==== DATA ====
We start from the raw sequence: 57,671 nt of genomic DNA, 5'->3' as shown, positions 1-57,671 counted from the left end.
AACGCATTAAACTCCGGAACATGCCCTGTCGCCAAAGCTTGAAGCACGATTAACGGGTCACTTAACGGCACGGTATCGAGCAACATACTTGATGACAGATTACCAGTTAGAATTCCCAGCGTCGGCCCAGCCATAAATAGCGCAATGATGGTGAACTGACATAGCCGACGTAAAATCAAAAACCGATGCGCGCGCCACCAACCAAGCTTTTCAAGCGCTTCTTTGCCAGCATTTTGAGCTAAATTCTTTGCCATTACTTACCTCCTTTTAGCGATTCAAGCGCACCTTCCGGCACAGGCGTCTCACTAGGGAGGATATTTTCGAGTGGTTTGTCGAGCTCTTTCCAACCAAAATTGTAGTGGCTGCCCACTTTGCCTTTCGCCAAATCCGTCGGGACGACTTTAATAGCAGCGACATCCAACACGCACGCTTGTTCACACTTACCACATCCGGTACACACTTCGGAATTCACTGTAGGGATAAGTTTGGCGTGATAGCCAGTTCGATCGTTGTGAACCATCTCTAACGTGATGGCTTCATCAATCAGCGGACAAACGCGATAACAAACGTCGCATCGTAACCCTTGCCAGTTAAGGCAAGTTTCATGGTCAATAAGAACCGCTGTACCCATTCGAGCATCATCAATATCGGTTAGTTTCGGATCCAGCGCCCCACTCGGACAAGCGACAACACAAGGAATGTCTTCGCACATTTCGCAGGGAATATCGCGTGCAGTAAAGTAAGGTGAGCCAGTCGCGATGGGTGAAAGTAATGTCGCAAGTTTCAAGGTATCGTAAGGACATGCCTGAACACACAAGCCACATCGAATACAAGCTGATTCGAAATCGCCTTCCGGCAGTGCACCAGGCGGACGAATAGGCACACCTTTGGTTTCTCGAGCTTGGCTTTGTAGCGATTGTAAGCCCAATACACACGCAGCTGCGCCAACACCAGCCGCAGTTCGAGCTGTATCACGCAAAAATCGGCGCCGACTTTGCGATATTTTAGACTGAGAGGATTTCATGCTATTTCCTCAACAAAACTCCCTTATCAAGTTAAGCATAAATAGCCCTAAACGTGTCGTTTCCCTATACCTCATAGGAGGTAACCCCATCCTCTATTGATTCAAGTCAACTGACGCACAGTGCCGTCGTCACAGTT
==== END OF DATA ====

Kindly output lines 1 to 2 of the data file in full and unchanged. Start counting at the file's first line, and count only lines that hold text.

We start from the raw sequence: 57,671 nt of genomic DNA, 5'->3' as shown, positions 1-57,671 counted from the left end.
AACGCATTAAACTCCGGAACATGCCCTGTCGCCAAAGCTTGAAGCACGATTAACGGGTCACTTAACGGCACGGTATCGAGCAACATACTTGATGACAGATTACCAGTTAGAATTCCCAGCGTCGGCCCAGCCATAAATAGCGCAATGATGGTGAACTGACATAGCCGACGTAAAATCAAAAACCGATGCGCGCGCCACCAACCAAGCTTTTCAAGCGCTTCTTTGCCAGCATTTTGAGCTAAATTCTTTGCCATTACTTACCTCCTTTTAGCGATTCAAGCGCACCTTCCGGCACAGGCGTCTCACTAGGGAGGATATTTTCGAGTGGTTTGTCGAGCTCTTTCCAACCAAAATTGTAGTGGCTGCCCACTTTGCCTTTCGCCAAATCCGTCGGGACGACTTTAATAGCAGCGACATCCAACACGCACGCTTGTTCACACTTACCACATCCGGTACACACTTCGGAATTCACTGTAGGGATAAGTTTGGCGTGATAGCCAGTTCGATCGTTGTGAACCATCTCTAACGTGATGGCTTCATCAATCAGCGGACAAACGCGATAACAAACGTCGCATCGTAACCCTTGCCAGTTAAGGCAAGTTTCATGGTCAATAAGAACCGCTGTACCCATTCGAGCATCATCAATATCGGTTAGTTTCGGATCCAGCGCCCCACTCGGACAAGCGACAACACAAGGAATGTCTTCGCACATTTCGCAGGGAATATCGCGTGCAGTAAAGTAAGGTGAGCCAGTCGCGATGGGTGAAAGTAATGTCGCAAGTTTCAAGGTATCGTAAGGACATGCCTGAACACACAAGCCACATCGAATACAAGCTGATTCGAAATCGCCTTCCGGCAGTGCACCAGGCGGACGAATAGGCACACCTTTGGTTTCTCGAGCTTGGCTTTGTAGCGATTGTAAGCCCAATACACACGCAGCTGCGCCAACACCAGCCGCAGTTCGAGCTGTATCACGCAAAAATCGGCGCCGACTTTGCGATATTTTAGACTGAGAGGATTTCATGCTATTTCCTCAACAAAACTCCCTTATCAAGTTAAGCATAAATAGCCCTAAACGTGTCGTTTCCCTATACCTCATAGGAGGTAACCCCATCCTCTATTGATTCAAGTCAACTGACGCACAGTGCCGTCGTCACAGTT